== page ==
July 2014

Going Fishing

Over the years the relationship between Church and its surrounding community has changed. It wasn’t that long ago that ministers conducted many weddings for people who had no other association with the church. A generation or so back, by far the majority of weddings were conducted in a church building. In 2010, according to the Office of National Statistics, 68% of all marriages where civil ceremonies. The proportion of civil ceremonies first exceeded religious ceremonies in 1992. Though the majority of funerals still have a religious celebrant, there is a similar trend.

The upside of this is that people are being more honest. If Christian faith means little to them, why pretend? Why go through the motions if that’s all it is?

One downside, however, is that ministers and engaged lay people have much less contact with the non-church community, and less opportunity through those weddings and funerals to connect with many people.

I came across an illustration of the issue, that of blue and red water fishing. The idea comes from Blue Ocean Strategy, a marketing/business book by W Chan Kim and Renee Mauborne, which has sold over a million copies over ten years, has an apt message for the church. Most people go fishing within view of the shore, where the water is relatively shallow, the fish are smaller and fewer, and consequently in greater demand. Few venture beyond the horizon where the water is deeper, the fish bigger and more abundant, and there is less demand. It is almost as though the closer you get to the shore the redder the water from the blood of all the fishers fighting for the scarce supply. Yet the further you go, beyond the horizon, where the water is bluer and the fish in greater numbers and size, the fewer fishers are there.

However, its far harder work to go blue water fishing. You can’t just turn up with a pole and some bait when the tide is right. To go blue water fishing you need a larger boat and a crew and the knowledge you might not get home by dinner time. There is far more investment in time and energy and, unfortunately, there is still no guarantee of success, but there just aren’t many fish left near the shore.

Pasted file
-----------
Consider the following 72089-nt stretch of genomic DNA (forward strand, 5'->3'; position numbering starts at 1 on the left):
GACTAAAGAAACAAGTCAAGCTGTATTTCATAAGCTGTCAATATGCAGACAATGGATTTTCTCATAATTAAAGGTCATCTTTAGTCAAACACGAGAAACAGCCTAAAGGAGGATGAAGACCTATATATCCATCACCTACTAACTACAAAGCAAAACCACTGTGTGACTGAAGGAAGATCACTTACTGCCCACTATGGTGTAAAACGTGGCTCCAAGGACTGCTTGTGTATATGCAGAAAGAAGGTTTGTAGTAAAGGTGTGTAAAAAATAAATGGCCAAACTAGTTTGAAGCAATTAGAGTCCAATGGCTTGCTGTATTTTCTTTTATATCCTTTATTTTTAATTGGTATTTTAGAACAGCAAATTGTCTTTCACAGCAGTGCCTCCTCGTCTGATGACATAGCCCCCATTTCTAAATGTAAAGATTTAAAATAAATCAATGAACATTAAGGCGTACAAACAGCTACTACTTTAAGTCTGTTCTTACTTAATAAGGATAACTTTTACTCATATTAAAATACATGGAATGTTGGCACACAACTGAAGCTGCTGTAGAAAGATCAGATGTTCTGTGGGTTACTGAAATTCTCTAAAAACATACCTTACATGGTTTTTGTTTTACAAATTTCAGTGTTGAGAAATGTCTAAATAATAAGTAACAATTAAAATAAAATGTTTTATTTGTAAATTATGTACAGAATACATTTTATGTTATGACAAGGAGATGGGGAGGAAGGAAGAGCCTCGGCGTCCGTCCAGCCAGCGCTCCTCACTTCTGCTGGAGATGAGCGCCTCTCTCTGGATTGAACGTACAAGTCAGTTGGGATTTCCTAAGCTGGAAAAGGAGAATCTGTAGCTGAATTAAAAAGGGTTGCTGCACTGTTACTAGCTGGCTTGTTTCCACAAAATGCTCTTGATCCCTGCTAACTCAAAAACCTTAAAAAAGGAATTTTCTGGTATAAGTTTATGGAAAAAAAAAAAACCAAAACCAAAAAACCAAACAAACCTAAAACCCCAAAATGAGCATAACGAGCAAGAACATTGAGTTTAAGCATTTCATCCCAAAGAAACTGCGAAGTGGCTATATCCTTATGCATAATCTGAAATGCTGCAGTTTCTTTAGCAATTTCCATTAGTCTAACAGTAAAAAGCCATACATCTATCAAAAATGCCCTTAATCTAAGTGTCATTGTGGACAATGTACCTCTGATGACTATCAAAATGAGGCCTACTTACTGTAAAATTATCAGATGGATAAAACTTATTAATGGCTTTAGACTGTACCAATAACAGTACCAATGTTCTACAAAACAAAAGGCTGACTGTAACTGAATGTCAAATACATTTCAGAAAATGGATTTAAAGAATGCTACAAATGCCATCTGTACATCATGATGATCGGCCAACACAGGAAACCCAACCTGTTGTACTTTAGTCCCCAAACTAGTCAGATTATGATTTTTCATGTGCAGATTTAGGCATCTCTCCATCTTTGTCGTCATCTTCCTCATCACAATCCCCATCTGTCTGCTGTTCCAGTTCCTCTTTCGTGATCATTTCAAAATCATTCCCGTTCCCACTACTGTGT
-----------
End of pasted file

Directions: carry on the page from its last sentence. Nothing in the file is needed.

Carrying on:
The Gospel is still the same. The mission of God is still the same. But the situation on the ground (or is that in the sea!) has been changing for many years.

It wasn’t so long ago that churches ran children’s Sunday Schools for the whole community. People knew their denomination and would drop their children off for religious instruction on a Sunday morning. And when they grew up those children would do the same for their children. By and large, our society no longer buys into church in this way, or wants a church wedding, or, increasingly, a religious funeral. You can’t just ‘stick a fishing pole in the water and catch a fish’ anymore!

In the last month after some long church meetings when we examined the future of the church, we affirmed that ‘Christ Church needs to discover new directions of ministry’. Over three quarters of the membership were involved.

Over the next months (and years) we will need to think and pray about these new directions – or to rephrase that – start doing some blue water fishing. Who knows? We might just find that the nets (no longer fishing poles!) are threatening to break with the large catch of fish just as the disciples discovered when they put their trust in Jesus one day in the middle of a lake.


July 2014